Massage is one of the options to help speed up recovery when you have muscle spasms.
You can also help speed up the recovery process. Some options include Massage; dry needles, which involves injecting a thin needle into the trigger point to try to break down some tissue and increase blood flow to that area; and even Electrical stimulation. The goal of each technique is to reduce the tension in the weight and muscles in the area and increased blood flow. Than blood goes through through Provides nutrients and oxygen to damaged tissue, enhanced recovery.
While these techniques worth considering, there are other more cost-effective things you can do yourself at home. A pretty simple way to help relieve muscle knots is stretching. Stretching can be especially helpful if you often sit in an awkward position all day. Muscles held that way under consistent tension for several hours benefit from performing different ranges of motion. For example, after sitting for a while, some simple shoulder and neck rotations can relieve some of the tension in those muscles, helping to avoid or reduce the build-up of muscle knots.
Another method that you can try at home is called self-release myofascial. The idea behind it is the same as massage, except this method can be done in the comfort of your home using a foam roller, rolling equipment, a hard ball like a lacrosse or softball, or even a small piece of polyvinyl chloride, or PVC, pipe.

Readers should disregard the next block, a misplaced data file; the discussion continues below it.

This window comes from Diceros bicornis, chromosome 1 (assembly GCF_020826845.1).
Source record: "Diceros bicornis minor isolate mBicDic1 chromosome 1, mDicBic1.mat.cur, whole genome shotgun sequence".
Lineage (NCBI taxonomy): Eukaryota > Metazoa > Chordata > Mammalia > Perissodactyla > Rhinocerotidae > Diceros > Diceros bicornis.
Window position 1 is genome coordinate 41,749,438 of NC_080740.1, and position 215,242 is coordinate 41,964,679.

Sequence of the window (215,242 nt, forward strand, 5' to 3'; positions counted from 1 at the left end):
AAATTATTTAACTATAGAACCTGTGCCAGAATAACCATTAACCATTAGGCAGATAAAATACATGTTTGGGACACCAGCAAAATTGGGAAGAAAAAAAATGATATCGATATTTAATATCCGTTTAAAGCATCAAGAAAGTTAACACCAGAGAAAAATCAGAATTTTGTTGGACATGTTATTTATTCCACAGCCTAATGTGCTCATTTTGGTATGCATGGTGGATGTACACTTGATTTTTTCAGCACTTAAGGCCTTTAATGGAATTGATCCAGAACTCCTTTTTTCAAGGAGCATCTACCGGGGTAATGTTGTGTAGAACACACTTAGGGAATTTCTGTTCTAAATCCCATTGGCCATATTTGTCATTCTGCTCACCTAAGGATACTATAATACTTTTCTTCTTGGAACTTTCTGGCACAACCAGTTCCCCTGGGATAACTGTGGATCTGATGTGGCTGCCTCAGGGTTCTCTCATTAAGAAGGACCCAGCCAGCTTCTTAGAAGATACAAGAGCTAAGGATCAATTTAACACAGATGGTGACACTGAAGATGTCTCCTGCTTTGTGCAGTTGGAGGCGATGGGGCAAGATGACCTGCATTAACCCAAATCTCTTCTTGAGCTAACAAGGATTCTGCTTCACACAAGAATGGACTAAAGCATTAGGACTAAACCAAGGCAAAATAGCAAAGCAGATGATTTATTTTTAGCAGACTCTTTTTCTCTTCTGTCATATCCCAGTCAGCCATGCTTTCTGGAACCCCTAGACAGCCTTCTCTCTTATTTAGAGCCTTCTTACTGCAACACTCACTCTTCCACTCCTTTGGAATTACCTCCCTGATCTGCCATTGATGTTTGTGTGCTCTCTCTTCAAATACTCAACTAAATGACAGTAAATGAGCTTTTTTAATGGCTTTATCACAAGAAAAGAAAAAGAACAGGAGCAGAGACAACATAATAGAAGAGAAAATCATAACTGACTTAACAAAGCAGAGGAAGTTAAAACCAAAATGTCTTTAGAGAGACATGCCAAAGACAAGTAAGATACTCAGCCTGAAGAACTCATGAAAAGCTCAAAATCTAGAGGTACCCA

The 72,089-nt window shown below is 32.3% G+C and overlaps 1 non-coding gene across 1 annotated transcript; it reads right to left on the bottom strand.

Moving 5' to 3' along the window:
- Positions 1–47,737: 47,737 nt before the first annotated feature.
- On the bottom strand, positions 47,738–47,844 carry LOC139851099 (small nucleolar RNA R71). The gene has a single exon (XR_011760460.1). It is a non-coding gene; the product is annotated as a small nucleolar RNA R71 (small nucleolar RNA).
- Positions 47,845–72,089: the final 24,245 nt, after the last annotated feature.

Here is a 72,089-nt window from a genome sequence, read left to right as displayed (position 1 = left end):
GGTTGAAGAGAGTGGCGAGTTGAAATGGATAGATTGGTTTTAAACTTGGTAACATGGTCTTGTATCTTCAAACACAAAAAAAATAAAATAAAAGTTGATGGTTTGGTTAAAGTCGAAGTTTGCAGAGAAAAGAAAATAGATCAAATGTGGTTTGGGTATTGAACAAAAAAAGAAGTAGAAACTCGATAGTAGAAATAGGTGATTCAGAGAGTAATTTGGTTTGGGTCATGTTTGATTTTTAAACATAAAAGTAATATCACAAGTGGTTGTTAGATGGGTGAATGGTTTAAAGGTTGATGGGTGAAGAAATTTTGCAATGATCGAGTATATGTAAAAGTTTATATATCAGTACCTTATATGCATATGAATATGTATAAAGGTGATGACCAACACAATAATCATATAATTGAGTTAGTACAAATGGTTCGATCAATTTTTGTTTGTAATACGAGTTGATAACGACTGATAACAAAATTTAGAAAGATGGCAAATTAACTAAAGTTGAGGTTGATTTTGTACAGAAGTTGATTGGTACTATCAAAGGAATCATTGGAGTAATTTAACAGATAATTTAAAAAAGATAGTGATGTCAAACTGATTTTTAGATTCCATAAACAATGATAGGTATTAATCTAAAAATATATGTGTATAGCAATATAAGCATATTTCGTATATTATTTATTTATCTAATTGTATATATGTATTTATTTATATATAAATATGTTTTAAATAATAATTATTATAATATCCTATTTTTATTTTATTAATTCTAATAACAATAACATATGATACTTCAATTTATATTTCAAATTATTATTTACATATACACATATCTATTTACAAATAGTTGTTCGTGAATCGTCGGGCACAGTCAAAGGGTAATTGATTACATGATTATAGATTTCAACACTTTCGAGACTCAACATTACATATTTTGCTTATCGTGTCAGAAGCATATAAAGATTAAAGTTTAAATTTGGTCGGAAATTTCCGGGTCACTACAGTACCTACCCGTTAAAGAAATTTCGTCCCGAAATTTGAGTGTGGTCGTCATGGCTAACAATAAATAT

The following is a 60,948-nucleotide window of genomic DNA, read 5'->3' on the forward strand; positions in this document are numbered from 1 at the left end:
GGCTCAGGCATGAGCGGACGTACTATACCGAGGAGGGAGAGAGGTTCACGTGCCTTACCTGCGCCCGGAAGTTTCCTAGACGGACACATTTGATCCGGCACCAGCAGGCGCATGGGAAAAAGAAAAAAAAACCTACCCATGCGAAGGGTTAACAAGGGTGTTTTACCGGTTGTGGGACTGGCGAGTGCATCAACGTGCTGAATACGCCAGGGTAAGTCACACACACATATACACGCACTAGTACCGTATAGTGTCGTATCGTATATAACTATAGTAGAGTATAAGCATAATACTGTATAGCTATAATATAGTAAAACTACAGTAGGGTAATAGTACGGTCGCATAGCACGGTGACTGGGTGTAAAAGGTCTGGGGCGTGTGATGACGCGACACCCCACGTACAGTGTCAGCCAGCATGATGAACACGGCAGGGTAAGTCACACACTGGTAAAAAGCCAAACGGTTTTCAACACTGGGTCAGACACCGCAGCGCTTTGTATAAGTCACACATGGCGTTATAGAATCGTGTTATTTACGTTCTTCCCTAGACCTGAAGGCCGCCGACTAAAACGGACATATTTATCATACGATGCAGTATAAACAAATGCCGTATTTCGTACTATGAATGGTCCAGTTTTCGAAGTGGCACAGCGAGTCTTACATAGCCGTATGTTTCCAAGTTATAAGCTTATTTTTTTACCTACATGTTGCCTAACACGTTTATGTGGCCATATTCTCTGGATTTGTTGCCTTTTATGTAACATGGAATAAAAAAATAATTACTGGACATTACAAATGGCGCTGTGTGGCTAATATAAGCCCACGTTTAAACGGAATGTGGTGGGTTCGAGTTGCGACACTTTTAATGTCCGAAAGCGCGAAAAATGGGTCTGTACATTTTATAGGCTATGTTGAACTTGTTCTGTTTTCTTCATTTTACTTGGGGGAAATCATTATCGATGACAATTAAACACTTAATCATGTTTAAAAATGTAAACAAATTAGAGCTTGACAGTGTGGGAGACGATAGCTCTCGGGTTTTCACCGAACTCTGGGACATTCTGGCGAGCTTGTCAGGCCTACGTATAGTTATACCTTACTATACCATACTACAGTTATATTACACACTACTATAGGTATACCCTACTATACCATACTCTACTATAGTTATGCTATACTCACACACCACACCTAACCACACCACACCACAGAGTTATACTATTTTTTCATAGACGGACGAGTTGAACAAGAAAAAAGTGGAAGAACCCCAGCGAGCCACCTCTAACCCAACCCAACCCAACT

To help ease muscle spasms, lie on a foam roller and gently roll your feet back and forth on it.

For example, if you have quadriceps pain in the front of your thigh, you can lie on a foam roller and gently roll your foot back and forth on it. Alternatively, you can roll the device up and down a muscle group, keeping the pressure within your comfort zone. Because you apply as much pressure as you want, you can work within your own pain tolerance – a benefit, as it can be uncomfortable to reduce body trigger points. You can use this technique all over your body in any position where you have a sphincter.

While they can be annoying, they’re nothing to worry about. Remember, being consistent with your exercise and moving routine throughout the day can help prevent knots from developing in the muscles in the first place. If you notice raised muscle knots, simply stretching at the end of the day or performing some self-release techniques are simple, effective ways to help alleviate this problem and avoid problems in the future. future.

Conversation

Zachary Gillen is an assistant professor of exercise physiology at Mississippi State University. Gillen does not work for, consult, own shares of, or receive funding from any company or organization that could benefit from this article and does not disclose any related affiliates beyond an academic appointment. Mississippi State offers funding as a member of The Conversation US.